BANK OF IRELAND TO SEEK 450 VOLUNTARY REDUNDANCIES IN NEXT YEAR - Another 450 staff will leave Bank of Ireland as part of its voluntary redundancy programme, it emerged yesterday. Bank of Ireland chief financial officer Andrew Keating said the bank has still to use up €25 million of a €45 million charge it has taken for redundancies to trim its costs base, reports the Irish Times. Mr Keating said each redundancy costs on average €55,000 with the bank receiving a payback after 12 months. This means 454 staff will depart in the next year or so. The bank’s annual results yesterday showed it cut its cost base by 10% or €80 million last year to €691 million as its headcount fell 761 to 11,255. Chief executive Richie Boucher said about 2,000 staff have left on voluntary severance terms since June 2012. He said the bank would consider additional outsourcing if it would benefit the business. “I think we will continue to use a programme of outsourcing . . . where we have particular needs at a point in time,” he said, adding the bank had already outsourced some functions, notably in technology.
DUBLIN TECH START-UP GETS €15m AFTER JUST FOUR MONTHS IN BUSINESS - A four-month-old Irish online messaging start-up is close to finalising around €15m in funding just over a week after Facebook's €14 billion acquisition of messaging firm WhatsApp, writes the Irish Independent. The meteoric rise of Kwikdesk, which is co-founded by Kevin Abosch, Connor Murphy and David Coallier, is set to result in one of the biggest global funding deals for a tech start-up so far this year. Kwikdesk's messaging platform service has seen strong interest from telecoms companies for the technology behind its service. News of the so-called 'Series A' funding round comes as telecoms operators scramble to incorporate online messaging systems, which are sinking their network-based SMS text and phone call revenues. "We launched in China in November and straight away there was real interest in Asia," said Mr Abosch. "It really struck a chord with people in Hong Kong who responded to Kwikdesk's ability to give communication opportunities to people who might have difficulty with other messaging routes, for various reasons."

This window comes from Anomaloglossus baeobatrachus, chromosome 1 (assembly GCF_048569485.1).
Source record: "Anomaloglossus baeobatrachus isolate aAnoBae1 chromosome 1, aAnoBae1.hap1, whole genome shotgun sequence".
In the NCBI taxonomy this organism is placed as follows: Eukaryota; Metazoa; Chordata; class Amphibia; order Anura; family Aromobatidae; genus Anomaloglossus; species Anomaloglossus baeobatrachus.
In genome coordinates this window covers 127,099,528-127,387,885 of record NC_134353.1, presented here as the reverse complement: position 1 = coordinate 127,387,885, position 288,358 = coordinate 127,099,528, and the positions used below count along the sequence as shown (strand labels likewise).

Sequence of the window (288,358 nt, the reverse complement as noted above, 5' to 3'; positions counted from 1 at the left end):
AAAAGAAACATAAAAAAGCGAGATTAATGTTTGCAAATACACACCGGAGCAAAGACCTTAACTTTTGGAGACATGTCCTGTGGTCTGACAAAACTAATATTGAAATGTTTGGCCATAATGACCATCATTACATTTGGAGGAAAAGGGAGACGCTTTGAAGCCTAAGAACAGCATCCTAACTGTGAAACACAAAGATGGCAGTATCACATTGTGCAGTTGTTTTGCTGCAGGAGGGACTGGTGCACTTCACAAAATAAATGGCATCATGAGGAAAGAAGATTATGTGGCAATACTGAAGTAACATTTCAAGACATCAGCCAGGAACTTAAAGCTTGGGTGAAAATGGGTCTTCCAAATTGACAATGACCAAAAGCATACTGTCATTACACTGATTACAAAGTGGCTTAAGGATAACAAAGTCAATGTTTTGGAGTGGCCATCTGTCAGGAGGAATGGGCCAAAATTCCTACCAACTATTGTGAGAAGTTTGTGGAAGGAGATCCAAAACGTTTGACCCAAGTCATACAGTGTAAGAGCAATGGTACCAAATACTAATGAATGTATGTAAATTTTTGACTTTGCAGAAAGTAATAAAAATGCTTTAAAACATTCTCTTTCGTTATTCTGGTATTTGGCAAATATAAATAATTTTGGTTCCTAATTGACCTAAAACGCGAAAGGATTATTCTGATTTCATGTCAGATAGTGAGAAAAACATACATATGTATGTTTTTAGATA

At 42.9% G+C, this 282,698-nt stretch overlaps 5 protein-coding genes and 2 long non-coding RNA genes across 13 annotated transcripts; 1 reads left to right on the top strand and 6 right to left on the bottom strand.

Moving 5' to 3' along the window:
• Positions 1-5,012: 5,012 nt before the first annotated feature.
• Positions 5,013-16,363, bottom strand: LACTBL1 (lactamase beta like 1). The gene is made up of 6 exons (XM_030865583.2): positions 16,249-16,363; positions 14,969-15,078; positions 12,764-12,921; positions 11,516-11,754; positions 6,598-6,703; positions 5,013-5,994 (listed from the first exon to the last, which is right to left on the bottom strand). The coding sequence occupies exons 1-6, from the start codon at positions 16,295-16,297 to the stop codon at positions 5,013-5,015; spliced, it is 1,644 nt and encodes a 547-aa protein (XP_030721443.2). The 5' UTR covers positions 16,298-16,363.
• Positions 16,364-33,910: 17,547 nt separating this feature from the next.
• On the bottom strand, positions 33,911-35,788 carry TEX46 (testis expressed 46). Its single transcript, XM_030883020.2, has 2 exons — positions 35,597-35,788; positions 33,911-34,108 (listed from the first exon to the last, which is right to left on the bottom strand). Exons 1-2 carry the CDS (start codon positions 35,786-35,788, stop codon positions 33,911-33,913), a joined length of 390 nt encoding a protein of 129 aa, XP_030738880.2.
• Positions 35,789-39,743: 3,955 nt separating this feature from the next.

HOBBS TURNS HIS FIRE ON OIL INDUSTRY WITH CAMPAIGN TO MAXIMISE RETURNS - Eddie Hobbs has picked his latest target, the oil industry, and is planning on putting a movement together to try and change Ireland’s attitude to offshore oil and gas. The first phase of Mr Hobbs’s Own Our Oil campaign was the launch of a book yesterday with the same title that aims to change the public’s attitude to Irish oil resources, says the Irish Examiner. The book looks at Ireland’s geology, policy, taxation, history and planning when it comes to the oil industry and is dedicated to former minister Justin Keating who developed a strict taxation regime for Irish resources in the 1970s. The book is the first part of a campaign that is aiming to challenge the oil and gas industry in Ireland. Mr Hobbs warned that if the oil industry attempted to dismiss his campaign he would “take them apart”. In the book, Mr Hobbs places a lot of emphasis on the difference in regimes between Ireland and Norway. Norway managed to build a sovereign wealth fund three times larger than Ireland’s national debt by effectively managing its natural resources. However, the chairman of the Irish Offshore Operators’ Association, Fergus Cahill, said comparing the two countries is a fundamental mistake.
KICKSTARTER CROWDFUNDING PLATFORM PASSES $1 BILLION IN PLEDGES - It has brought the world smartwatches, piano keys made of bananas and a head-covering pillow that allows users to sleep like an ostrich. Now, Kickstarter - one of the world’s largest crowdfunding platforms - has passed $1 billion in pledges, says the Financial Times. The website - which enables users to part-fund entrepreneurial projects in exchange for benefits in kind - hit the milestone just hours after The Square, a film it helped to finance, missed out on an Oscar for best documentary feature. Kickstarter said it raised the second $500m of its $1 billion total in the past 12 months, having been launched in 2009. The inspiration for the site came from Perry Chen, a jazz fan frustrated at being unable to raise enough money to bring a DJ to a New Orleans festival. He co-founded the service with friends Yancey Strickler and Charles Adler. Since then, along with rival platforms such as Indiegogo, Kickstarter has been used to finance medical research, a $1.5m space telescope backed by Google’s Larry Page, and a bus stop in Georgia inspired by the B-52’s pop song Love Shack.